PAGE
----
— Ireland, Historic and Picturesque • Charles Johnston

... bosom of maternal tenderness, was probably passed by Schiller; and his first awaking to the world of strife and perplexity happened in his fourteenth year. Up to that period his life had been vagrant, agreeably to the shifting necessities of the ducal service, and his education desultory and domestic. But in the year 1773 he was solemnly entered as a member of a new academical institution, founded by the reigning duke, and recently ...
— Biographical Essays • Thomas de Quincey

... writing on their knees, evidently on account of a paucity of tables. There are, besides, sundry figures, who, if they were to appear in the streets of London, or any of our highways, would be liable to the penalties of the Vagrant Act for indecent exposure. Under the tableland by which these figures are supported, some evidence of a laudable curiosity is depicted, by three or four ladies, who are represented reading a billet doux, or valentine, and some ...
— Gossip in the First Decade of Victoria's Reign • John Ashton

... India House; the introductions of Coleridge and his own growing repute in the world of letters gathered about him a circle of friends—Southey, Wordsworth, Hazlitt, Manning, Barton, and the rest—more congenial, and certainly more profitable, than the vagrant intimados, "to the world's eye a ragged regiment," who had wasted his substance and his leisure ...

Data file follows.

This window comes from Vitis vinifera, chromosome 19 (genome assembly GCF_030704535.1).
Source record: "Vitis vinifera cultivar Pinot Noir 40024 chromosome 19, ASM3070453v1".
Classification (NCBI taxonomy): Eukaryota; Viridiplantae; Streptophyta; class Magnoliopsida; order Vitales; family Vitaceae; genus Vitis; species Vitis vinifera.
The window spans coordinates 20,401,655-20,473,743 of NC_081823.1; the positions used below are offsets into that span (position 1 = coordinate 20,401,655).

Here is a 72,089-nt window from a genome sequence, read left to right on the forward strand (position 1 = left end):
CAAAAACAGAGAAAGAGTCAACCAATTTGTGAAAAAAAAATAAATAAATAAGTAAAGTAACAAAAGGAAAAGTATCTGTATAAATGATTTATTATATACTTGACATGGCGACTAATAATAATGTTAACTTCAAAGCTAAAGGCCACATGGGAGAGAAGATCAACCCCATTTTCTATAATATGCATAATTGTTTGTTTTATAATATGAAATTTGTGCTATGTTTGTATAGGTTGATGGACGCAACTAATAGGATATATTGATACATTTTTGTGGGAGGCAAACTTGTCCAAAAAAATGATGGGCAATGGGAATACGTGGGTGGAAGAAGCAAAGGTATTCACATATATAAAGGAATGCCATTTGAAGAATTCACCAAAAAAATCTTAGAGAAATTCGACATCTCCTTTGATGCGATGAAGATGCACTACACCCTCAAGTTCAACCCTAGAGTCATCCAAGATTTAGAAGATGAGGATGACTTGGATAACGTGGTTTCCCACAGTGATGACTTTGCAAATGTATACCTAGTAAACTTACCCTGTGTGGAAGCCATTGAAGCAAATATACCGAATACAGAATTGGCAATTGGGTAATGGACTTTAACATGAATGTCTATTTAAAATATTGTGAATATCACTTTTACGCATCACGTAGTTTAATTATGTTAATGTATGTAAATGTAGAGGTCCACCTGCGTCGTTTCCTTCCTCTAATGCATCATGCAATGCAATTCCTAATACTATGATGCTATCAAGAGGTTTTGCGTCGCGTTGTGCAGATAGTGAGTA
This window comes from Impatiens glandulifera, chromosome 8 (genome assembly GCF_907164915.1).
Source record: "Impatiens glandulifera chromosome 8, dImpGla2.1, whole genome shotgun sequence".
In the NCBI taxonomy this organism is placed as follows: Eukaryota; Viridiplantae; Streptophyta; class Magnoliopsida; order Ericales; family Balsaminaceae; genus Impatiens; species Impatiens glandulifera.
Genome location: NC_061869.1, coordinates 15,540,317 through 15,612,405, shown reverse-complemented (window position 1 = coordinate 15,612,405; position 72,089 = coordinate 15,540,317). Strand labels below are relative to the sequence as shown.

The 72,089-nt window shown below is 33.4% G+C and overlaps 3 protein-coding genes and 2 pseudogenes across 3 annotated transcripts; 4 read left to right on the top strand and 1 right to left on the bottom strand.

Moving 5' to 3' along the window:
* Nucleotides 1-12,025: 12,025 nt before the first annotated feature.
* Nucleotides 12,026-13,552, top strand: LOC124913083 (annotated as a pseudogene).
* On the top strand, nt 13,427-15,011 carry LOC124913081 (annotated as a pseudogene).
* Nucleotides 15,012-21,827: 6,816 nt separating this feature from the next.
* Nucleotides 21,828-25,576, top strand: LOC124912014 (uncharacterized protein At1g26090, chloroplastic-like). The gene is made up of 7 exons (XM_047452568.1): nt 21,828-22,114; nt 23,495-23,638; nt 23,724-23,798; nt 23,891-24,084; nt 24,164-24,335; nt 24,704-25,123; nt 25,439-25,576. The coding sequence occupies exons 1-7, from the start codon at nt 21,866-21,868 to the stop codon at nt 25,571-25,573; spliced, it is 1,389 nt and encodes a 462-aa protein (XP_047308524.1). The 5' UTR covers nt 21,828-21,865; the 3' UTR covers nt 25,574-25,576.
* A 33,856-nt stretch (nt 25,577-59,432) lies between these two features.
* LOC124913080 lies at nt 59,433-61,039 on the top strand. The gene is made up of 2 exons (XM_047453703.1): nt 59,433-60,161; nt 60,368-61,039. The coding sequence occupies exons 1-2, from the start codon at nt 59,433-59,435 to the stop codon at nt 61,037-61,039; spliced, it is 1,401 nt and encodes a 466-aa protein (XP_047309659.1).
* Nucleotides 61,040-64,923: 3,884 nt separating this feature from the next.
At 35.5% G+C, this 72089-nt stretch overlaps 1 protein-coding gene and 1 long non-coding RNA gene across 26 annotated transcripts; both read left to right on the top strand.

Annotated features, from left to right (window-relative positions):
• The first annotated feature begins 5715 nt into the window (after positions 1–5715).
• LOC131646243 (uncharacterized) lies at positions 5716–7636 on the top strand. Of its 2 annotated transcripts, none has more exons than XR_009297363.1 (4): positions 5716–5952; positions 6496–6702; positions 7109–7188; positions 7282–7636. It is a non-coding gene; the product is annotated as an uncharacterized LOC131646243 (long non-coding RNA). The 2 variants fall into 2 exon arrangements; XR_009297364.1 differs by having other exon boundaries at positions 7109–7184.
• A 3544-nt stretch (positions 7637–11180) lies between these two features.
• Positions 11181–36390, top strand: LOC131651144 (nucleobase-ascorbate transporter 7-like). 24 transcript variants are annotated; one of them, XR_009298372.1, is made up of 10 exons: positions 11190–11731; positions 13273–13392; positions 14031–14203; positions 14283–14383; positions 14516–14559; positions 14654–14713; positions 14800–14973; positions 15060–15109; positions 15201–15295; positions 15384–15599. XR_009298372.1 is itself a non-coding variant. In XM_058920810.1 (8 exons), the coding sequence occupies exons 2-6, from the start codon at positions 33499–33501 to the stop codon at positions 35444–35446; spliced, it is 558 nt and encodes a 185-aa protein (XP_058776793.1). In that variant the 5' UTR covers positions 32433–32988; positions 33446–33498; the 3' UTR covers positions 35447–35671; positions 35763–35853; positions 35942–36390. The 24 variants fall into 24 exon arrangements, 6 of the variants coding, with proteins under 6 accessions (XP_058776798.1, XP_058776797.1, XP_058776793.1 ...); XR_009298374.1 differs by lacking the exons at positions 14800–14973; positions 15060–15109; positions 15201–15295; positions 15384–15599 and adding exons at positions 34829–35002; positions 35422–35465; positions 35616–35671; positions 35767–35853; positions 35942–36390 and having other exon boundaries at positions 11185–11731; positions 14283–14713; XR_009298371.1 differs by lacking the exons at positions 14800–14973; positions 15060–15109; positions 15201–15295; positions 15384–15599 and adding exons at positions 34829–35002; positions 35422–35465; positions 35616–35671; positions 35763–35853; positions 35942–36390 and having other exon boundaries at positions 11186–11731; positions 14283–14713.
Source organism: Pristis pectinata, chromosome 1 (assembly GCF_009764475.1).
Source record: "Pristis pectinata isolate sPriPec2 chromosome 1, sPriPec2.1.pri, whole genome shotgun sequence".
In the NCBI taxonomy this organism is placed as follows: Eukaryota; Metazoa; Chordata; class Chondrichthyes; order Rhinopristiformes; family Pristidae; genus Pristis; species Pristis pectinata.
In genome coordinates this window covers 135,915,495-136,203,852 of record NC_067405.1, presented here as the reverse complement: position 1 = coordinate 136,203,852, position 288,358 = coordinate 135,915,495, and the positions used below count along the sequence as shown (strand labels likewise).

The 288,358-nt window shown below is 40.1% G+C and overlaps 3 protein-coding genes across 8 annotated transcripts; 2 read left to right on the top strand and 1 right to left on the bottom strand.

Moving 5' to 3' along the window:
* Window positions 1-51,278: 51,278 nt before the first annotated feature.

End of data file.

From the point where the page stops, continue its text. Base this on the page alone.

— The Best Letters of Charles Lamb • Charles Lamb

... that she might walk among them. She knew, too, that the little sign on the gate, though so courteously worded, was no mere formality; for she had heard how a colored man, who had wandered into the cemetery on a hot night and fallen asleep on the flat top of a tomb, had been arrested as a vagrant and fined five dollars, which he had worked out on the streets, with a ball-and-chain attachment, at twenty-five cents a day. Since that time the cemetery gate ...
— The Wife of his Youth and Other Stories of the Color Line, and - Selected Essays • Charles Waddell Chesnutt

... presence. 'The poor old gentleman has passed away suddenly, I suppose,' he reflected, 'and Logan may think that I know where he has deposited his will. It is in some place that the marquis called "the hidie hole," and that, from his vagrant remarks, appears to be a secret chamber, as his ancestor meant to keep James VI. there. I wish he had cut the throat of that prince, a bad fellow. But, of course, I don't know where the chamber is: probably some of the people about the place know, ...
— The Disentanglers • Andrew Lang

... vagrant breeze, like a lost, unseasonable butterfly, came in at the open window and stirred the filmy curtain, bearing on its soft breath the odor of ...
— The Crevice • William John Burns and Isabel Ostrander